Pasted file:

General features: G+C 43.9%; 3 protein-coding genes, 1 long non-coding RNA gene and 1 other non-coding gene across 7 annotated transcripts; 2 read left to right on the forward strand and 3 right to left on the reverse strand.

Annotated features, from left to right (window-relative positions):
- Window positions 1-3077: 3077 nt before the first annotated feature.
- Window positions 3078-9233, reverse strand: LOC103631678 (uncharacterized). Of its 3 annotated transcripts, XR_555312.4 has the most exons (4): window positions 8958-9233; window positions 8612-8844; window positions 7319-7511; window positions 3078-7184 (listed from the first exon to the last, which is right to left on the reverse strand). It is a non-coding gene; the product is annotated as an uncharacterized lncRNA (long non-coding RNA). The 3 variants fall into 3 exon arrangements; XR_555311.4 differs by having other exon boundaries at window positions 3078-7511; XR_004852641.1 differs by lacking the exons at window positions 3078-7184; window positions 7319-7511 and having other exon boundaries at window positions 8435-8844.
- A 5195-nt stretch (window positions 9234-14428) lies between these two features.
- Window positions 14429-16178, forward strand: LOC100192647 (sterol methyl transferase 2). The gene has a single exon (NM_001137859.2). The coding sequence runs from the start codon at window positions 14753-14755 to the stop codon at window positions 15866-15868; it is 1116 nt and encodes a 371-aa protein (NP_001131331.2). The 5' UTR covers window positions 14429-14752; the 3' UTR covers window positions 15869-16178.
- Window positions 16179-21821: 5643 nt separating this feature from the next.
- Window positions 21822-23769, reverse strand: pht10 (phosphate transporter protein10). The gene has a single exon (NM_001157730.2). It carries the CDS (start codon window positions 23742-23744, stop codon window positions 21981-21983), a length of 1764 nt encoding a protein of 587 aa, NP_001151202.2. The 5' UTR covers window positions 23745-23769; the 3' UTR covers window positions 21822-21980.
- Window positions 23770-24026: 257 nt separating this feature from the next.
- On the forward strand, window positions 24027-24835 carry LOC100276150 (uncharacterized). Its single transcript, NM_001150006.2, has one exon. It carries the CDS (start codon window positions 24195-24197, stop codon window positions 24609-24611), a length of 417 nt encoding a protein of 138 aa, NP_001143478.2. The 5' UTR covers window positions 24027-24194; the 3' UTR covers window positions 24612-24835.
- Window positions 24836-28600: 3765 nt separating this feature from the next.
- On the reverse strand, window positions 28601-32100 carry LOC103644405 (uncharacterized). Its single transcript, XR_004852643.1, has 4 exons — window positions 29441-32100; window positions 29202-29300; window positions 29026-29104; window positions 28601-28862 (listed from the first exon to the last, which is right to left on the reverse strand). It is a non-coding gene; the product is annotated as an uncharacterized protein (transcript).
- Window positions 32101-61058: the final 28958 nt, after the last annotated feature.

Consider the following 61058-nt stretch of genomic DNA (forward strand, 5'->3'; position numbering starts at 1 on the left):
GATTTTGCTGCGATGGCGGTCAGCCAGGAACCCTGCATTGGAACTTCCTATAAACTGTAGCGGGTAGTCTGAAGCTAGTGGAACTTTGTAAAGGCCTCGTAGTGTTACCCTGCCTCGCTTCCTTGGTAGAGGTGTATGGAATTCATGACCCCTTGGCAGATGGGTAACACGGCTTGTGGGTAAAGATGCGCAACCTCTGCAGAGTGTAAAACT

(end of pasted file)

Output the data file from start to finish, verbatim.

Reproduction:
General features: G+C 43.9%; 3 protein-coding genes, 1 long non-coding RNA gene and 1 other non-coding gene across 7 annotated transcripts; 2 read left to right on the forward strand and 3 right to left on the reverse strand.

Annotated features, from left to right (window-relative positions):
- Window positions 1-3077: 3077 nt before the first annotated feature.
- Window positions 3078-9233, reverse strand: LOC103631678 (uncharacterized). Of its 3 annotated transcripts, XR_555312.4 has the most exons (4): window positions 8958-9233; window positions 8612-8844; window positions 7319-7511; window positions 3078-7184 (listed from the first exon to the last, which is right to left on the reverse strand). It is a non-coding gene; the product is annotated as an uncharacterized lncRNA (long non-coding RNA). The 3 variants fall into 3 exon arrangements; XR_555311.4 differs by having other exon boundaries at window positions 3078-7511; XR_004852641.1 differs by lacking the exons at window positions 3078-7184; window positions 7319-7511 and having other exon boundaries at window positions 8435-8844.
- A 5195-nt stretch (window positions 9234-14428) lies between these two features.
- Window positions 14429-16178, forward strand: LOC100192647 (sterol methyl transferase 2). The gene has a single exon (NM_001137859.2). The coding sequence runs from the start codon at window positions 14753-14755 to the stop codon at window positions 15866-15868; it is 1116 nt and encodes a 371-aa protein (NP_001131331.2). The 5' UTR covers window positions 14429-14752; the 3' UTR covers window positions 15869-16178.
- Window positions 16179-21821: 5643 nt separating this feature from the next.
- Window positions 21822-23769, reverse strand: pht10 (phosphate transporter protein10). The gene has a single exon (NM_001157730.2). It carries the CDS (start codon window positions 23742-23744, stop codon window positions 21981-21983), a length of 1764 nt encoding a protein of 587 aa, NP_001151202.2. The 5' UTR covers window positions 23745-23769; the 3' UTR covers window positions 21822-21980.
- Window positions 23770-24026: 257 nt separating this feature from the next.
- On the forward strand, window positions 24027-24835 carry LOC100276150 (uncharacterized). Its single transcript, NM_001150006.2, has one exon. It carries the CDS (start codon window positions 24195-24197, stop codon window positions 24609-24611), a length of 417 nt encoding a protein of 138 aa, NP_001143478.2. The 5' UTR covers window positions 24027-24194; the 3' UTR covers window positions 24612-24835.
- Window positions 24836-28600: 3765 nt separating this feature from the next.
- On the reverse strand, window positions 28601-32100 carry LOC103644405 (uncharacterized). Its single transcript, XR_004852643.1, has 4 exons — window positions 29441-32100; window positions 29202-29300; window positions 29026-29104; window positions 28601-28862 (listed from the first exon to the last, which is right to left on the reverse strand). It is a non-coding gene; the product is annotated as an uncharacterized protein (transcript).
- Window positions 32101-61058: the final 28958 nt, after the last annotated feature.

Consider the following 61058-nt stretch of genomic DNA (forward strand, 5'->3'; position numbering starts at 1 on the left):
GATTTTGCTGCGATGGCGGTCAGCCAGGAACCCTGCATTGGAACTTCCTATAAACTGTAGCGGGTAGTCTGAAGCTAGTGGAACTTTGTAAAGGCCTCGTAGTGTTACCCTGCCTCGCTTCCTTGGTAGAGGTGTATGGAATTCATGACCCCTTGGCAGATGGGTAACACGGCTTGTGGGTAAAGATGCGCAACCTCTGCAGAGTGTAAAACT